Who are we protecting?
The coronavirus has yet to hit Charleston full force, and of course we hope that it never does. But while we’re preparing to deal with health impacts, school closings and anticipated economic impacts, it’s worth a moment of thought about our role in all of this. The pandemic brings to mind a conversation I had at a local gym a few years ago. Flu season was well underway when one of the regulars said he never gets the flu shot. I asked him why. “Just not interested … don’t think it even works that well … makes the pharmaceutical companies a ton of money.”
I listened to each of his reasons, but then shared: “You know, Bill, it’s not about you, it’s about protecting your family and the members of our community who are the most vulnerable.” He paused, seemed to hear me, then responded: “I never thought about it that way.”
The principle is clear: If the members of a community work together (say, by getting the flu vaccine) it reduces the spread and impact of the disease. The relevant term is “herd immunity” – a form of immunity that occurs “when the vaccination of a significant portion of a population (or herd) provides a measure of protection for individuals who have not developed immunity.”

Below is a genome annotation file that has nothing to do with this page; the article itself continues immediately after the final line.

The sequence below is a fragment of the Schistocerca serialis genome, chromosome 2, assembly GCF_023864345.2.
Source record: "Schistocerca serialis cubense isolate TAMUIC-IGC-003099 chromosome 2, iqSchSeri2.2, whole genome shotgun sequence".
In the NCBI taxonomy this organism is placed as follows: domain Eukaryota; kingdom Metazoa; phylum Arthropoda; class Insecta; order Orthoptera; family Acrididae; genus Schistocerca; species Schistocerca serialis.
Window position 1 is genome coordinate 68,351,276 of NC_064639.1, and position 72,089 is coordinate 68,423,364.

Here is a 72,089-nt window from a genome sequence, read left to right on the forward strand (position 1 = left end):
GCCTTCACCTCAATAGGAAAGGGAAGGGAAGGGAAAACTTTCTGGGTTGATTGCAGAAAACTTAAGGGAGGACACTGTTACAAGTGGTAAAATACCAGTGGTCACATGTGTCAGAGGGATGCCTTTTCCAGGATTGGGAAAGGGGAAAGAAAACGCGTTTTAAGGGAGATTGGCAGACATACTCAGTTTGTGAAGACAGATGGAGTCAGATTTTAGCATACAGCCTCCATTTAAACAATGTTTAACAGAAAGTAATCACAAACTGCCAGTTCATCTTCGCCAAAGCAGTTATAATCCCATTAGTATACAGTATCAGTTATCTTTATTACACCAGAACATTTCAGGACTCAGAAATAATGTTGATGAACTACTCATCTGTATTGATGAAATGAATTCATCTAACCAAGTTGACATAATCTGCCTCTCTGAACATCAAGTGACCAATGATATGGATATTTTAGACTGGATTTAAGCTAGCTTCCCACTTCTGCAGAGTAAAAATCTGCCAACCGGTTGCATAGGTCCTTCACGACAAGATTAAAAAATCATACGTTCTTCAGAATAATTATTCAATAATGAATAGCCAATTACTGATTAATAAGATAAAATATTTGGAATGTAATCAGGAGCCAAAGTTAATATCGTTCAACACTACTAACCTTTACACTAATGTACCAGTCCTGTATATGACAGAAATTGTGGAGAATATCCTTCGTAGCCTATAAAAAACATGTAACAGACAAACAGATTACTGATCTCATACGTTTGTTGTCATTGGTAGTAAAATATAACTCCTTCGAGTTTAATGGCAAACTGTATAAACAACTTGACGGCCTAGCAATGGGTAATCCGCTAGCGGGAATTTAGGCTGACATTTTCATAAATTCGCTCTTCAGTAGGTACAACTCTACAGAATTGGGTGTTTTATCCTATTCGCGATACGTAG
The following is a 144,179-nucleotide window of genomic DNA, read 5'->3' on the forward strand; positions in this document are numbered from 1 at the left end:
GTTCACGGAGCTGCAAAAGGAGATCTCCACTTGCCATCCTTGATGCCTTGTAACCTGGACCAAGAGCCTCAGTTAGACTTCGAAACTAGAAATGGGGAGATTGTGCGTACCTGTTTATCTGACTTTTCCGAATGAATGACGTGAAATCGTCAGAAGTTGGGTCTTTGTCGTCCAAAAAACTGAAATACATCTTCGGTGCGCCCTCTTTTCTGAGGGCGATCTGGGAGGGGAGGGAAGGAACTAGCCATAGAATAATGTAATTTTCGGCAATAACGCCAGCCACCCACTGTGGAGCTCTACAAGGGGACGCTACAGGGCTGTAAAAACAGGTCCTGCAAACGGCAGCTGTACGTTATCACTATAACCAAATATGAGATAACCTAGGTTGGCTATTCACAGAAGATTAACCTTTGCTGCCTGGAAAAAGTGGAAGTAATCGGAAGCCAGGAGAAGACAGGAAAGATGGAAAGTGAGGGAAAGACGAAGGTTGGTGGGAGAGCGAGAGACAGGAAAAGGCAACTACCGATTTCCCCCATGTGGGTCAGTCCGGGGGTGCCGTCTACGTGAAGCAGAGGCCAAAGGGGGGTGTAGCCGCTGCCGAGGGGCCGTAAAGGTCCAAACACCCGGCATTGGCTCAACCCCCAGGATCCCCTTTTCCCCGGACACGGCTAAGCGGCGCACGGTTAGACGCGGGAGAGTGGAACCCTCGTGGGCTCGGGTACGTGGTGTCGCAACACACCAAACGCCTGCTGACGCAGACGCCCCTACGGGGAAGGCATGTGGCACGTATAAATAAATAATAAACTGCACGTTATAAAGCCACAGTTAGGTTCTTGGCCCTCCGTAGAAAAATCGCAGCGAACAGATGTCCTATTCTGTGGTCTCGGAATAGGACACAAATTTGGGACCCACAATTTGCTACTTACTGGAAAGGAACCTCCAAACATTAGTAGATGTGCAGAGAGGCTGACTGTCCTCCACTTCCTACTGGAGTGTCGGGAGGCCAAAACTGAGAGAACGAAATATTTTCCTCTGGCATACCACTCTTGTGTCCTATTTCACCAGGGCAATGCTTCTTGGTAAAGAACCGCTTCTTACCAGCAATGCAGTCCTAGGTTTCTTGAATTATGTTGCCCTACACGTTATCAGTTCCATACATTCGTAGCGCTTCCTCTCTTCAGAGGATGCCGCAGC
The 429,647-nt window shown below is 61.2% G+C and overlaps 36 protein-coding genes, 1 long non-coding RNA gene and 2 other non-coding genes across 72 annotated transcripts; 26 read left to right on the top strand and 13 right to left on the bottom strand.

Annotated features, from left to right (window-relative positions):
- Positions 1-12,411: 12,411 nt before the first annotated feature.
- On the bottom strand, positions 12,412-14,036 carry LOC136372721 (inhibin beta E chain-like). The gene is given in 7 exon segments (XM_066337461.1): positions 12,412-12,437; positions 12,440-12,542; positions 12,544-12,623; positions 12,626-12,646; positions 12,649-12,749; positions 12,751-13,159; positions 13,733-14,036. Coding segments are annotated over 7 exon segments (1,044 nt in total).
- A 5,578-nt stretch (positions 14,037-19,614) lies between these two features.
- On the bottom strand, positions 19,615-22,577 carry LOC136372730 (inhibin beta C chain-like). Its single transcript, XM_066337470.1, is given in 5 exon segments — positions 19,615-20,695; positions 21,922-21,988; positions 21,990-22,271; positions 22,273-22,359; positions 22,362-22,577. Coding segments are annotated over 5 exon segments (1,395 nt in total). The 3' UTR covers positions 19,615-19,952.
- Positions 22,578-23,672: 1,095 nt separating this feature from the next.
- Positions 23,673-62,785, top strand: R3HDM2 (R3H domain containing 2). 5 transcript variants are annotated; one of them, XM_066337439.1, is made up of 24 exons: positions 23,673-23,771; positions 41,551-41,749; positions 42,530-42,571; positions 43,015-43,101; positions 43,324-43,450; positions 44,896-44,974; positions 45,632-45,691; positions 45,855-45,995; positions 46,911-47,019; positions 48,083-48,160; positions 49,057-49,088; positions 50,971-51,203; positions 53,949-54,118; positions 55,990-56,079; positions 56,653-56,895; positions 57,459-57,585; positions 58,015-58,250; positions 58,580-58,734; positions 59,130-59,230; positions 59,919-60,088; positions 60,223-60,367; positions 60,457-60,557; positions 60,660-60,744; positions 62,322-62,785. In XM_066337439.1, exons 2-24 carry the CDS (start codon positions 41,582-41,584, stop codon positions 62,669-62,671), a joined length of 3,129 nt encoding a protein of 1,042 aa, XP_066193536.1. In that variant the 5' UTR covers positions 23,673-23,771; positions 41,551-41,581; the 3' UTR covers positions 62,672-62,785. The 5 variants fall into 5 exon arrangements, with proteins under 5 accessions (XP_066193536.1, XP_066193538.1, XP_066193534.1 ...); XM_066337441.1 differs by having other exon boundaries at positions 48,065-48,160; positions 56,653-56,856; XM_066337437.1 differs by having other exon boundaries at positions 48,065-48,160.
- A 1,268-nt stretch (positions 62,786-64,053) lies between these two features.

While it doesn’t directly apply to COVID-19, since no vaccine is available, the principle is the same – by taking positive actions, we’re protecting the most vulnerable members of our communities.
And with COVID-19, this is ever more important given:
• the speed with which the disease has spread in some regions;
• the severe impact that it has on the most vulnerable; and
• the limited number of health care facilities available if there’s a massive run on hospital beds and ventilators. This is precisely, and tragically, what has happened in Italy, where doctors are forced to choose which patients to treat.
So, while you’re washing your hands for 20 seconds, urging your business to step up its telework options, or staying clear of social engagements, try to remember that the people you’re helping most are out in the community, people with impaired respiratory systems who might, just might, not be able to get a ventilator if the spread of the disease takes a turn for the worst.
This is unchartered territory – we’ve never lived through a worldwide pandemic.
Do your best.
FREE RESOURCES: TELEHEALTH VIRTUAL CARE PROVIDERS (COVID-19)
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MUSC Health Virtual Urgent Care
Prisma Health Virtual Visit
Roper St. Francis Healthcare Virtual Care